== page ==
Rebooting University Research for the Post-Pandemic Era

While the obstacles are substantial and still growing in many cases, now is the time to identify the issues and prepare for the decisions needed in the months ahead, write Peter Schiffer and Jay Walsh.

May 20, 2020
 
 
Istock.com/exdez

America’s research universities have long been a source of national prosperity and tremendous intellectual progress in service of the entire world. They are continuing this legacy of service through the tragedies of the COVID-19 pandemic, and planning is now underway for how the research ecosystem at our nation’s universities will best recover and contribute in the years to come.

There are no clear best practices to mimic and no good precedents to follow. We can, however, identify the issues to be faced and prepare for decisions needed in the months ahead.

The last several weeks have demonstrated that the nation’s robust and resilient university research enterprises are capable of rising to the unprecedented challenges of our day. University researchers are providing expertise to government, industry and private citizens. University labs have pivoted to conduct impactful research into coronavirus-related diagnostics, therapeutics and vaccines, as well as medical equipment manufacturing and the fundamental science of coronaviruses. Many university labs have also donated protective gear, and they have provided testing capacity and countless other resources without regard for expense.

The university research enterprise is indeed a fundamental source of our nation’s strength and resiliency, yet the pandemic is forcing adaptations that were unimaginable a few months ago. We have connected with research leaders at some of the top research institutions in the nation to identify and explore the challenges that research operations are facing. They include:

  • Social distancing requirements are nearly impossible to meet for many research areas, including most of the traditional modalities of bench science and human subjects research, as well as much field and archival research. Much activity has been put on pause, with significant losses to long-running studies. The burden is falling heavily on early-career faculty, graduate students and postdocs, whose career plans are now interrupted and sometimes at risk.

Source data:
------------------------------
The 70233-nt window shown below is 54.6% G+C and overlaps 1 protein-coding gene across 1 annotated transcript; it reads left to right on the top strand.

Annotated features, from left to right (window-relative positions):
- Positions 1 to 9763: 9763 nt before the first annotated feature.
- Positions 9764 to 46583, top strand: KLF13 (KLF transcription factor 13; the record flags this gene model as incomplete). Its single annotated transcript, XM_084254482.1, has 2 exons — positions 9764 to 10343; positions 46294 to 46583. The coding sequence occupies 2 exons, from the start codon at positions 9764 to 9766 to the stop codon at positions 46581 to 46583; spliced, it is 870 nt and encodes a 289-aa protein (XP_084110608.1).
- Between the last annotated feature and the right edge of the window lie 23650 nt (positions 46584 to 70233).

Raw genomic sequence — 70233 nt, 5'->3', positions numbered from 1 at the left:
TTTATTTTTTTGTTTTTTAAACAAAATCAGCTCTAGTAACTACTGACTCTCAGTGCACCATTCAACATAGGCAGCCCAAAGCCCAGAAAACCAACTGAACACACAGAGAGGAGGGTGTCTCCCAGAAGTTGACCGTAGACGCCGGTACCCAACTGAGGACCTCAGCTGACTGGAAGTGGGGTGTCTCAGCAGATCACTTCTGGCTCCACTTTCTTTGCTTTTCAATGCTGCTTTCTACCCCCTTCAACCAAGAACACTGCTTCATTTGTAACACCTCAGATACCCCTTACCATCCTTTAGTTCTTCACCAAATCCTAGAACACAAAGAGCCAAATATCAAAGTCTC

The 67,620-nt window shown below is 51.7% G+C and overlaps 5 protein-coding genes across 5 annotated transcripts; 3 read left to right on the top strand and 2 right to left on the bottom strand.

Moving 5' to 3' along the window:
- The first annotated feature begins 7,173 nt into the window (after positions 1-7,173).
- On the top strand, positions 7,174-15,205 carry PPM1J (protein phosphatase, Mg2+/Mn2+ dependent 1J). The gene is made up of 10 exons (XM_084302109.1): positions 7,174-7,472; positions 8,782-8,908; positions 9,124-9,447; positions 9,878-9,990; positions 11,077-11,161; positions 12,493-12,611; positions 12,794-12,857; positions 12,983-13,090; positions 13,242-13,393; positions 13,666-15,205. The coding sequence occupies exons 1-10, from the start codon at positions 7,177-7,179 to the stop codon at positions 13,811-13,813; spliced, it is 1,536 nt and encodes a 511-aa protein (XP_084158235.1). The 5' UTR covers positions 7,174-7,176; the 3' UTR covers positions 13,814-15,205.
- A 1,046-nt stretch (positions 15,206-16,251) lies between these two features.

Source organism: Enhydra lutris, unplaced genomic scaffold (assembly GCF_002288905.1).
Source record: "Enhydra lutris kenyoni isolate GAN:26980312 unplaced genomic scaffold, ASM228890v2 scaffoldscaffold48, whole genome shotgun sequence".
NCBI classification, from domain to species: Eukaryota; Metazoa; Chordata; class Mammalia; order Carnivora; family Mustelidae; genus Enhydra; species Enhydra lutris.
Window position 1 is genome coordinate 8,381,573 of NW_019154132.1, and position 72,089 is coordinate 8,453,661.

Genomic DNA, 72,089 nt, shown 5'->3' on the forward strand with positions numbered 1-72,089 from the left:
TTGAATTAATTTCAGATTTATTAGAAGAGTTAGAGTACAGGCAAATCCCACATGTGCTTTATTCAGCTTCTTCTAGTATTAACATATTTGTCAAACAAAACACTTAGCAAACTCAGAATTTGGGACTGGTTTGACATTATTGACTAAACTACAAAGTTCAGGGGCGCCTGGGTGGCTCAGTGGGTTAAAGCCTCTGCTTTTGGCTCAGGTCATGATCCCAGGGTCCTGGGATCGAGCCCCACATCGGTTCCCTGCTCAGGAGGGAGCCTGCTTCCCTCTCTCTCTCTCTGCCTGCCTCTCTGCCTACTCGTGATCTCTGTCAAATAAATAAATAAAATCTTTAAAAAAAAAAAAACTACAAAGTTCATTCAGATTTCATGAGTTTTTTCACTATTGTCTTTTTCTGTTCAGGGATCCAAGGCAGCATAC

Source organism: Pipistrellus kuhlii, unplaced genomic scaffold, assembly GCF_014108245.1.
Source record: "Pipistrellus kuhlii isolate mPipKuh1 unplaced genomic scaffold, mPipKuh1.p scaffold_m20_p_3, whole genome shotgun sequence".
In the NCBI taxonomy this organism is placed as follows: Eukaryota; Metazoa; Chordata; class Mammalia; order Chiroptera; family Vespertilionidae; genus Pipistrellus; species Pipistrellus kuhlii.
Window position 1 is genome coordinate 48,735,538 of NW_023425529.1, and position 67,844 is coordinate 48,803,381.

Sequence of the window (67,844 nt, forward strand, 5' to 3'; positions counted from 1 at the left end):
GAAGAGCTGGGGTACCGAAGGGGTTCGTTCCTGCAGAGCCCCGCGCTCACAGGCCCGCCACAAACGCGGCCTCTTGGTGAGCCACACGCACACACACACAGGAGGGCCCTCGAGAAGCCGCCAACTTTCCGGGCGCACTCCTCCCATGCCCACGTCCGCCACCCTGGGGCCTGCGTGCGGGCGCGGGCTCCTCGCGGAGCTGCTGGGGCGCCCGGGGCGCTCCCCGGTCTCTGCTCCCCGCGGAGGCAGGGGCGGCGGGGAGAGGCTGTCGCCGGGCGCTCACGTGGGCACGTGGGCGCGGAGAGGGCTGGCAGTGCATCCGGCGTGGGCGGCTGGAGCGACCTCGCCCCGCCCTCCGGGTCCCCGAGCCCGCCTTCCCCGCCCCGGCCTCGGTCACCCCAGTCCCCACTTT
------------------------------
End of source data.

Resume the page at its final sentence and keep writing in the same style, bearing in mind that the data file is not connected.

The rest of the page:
• University finances are stretched, along with almost every other sector of the economy. Most corporate, philanthropic and state government research funders will also be strained in the coming months, auguring a period of constrained resources.
  • The expectations of pre-pandemic research grants and contracts are often incompatible with the current situation. Audit and regulatory guidelines are not known for flexibility, putting compliance at risk.
  • International activity, and especially student and postdoc recruitment, is highly inhibited by travel restrictions and increased logistical hurdles to visa processing. Our universities are accustomed to attracting and welcoming the best in the world, and that may not be possible in the coming academic year.

While the obstacles are substantial, and still growing in many cases, now is the time for planning and preparing to enter the post-pandemic era.

Hard Decisions Required

Any transition back toward full research activity will be impacted by larger societal issues: how the pandemic progresses, how effectively medical advances can fight the virus and how societal, governmental and economic expectations evolve.

Even when fuller return to work begins, the broad rejuvenation of university research will likely be staged to keep density in labs and on campuses low. Universities can expect a period of uncertainty, both economically and under the threat of possible reinstatement of social distancing measures.

That raises the question of how individual scholars, university leaders and funders should envision the ramp-up of research in the coming months. The collective goal should be a steady increase in activity toward an enterprise at the pre-pandemic levels of research productivity, with a necessary critical focus on challenges that surfaced during the pandemic. While universities traditionally promote the individual creative activity of faculty members, each step of the restart process will require coordination across entire institutions and surrounding communities to minimize health risks and conserve resources.